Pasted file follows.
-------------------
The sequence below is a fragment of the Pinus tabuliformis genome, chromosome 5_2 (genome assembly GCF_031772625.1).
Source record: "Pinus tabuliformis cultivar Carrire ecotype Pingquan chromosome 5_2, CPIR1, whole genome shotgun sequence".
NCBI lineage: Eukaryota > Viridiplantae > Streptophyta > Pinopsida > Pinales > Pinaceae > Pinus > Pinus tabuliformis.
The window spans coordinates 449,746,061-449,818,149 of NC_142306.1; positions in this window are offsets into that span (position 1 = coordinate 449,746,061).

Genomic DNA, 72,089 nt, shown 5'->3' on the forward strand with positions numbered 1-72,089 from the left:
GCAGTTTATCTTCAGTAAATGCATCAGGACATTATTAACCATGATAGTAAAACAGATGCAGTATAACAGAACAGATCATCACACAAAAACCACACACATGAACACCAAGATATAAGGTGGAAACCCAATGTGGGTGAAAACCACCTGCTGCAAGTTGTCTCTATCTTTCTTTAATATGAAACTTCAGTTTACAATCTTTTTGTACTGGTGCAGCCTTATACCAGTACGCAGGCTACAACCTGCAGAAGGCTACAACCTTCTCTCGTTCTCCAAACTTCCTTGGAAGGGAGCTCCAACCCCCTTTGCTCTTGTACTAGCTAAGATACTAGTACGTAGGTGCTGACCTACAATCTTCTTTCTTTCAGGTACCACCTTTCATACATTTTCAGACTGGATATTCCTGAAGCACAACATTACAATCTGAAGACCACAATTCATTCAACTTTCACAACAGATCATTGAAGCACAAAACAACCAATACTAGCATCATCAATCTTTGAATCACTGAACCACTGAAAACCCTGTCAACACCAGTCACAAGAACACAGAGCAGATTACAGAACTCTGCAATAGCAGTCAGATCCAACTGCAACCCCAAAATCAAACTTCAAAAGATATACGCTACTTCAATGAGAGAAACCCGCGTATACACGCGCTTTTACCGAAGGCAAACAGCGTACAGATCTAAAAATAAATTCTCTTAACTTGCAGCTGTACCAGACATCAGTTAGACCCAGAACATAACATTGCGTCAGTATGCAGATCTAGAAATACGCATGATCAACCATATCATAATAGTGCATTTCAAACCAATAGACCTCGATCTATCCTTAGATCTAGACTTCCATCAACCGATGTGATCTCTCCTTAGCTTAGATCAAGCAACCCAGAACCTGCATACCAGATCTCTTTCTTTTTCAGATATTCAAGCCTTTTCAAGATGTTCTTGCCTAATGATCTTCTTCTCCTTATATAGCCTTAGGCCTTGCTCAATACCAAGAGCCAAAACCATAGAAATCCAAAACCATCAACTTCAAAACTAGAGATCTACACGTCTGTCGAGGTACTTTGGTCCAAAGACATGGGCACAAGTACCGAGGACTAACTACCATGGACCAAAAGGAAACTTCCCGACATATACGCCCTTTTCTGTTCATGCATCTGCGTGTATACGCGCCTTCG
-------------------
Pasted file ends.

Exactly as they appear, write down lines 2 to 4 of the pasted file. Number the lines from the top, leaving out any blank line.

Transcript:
Source record: "Pinus tabuliformis cultivar Carrire ecotype Pingquan chromosome 5_2, CPIR1, whole genome shotgun sequence".
NCBI lineage: Eukaryota > Viridiplantae > Streptophyta > Pinopsida > Pinales > Pinaceae > Pinus > Pinus tabuliformis.
The window spans coordinates 449,746,061-449,818,149 of NC_142306.1; positions in this window are offsets into that span (position 1 = coordinate 449,746,061).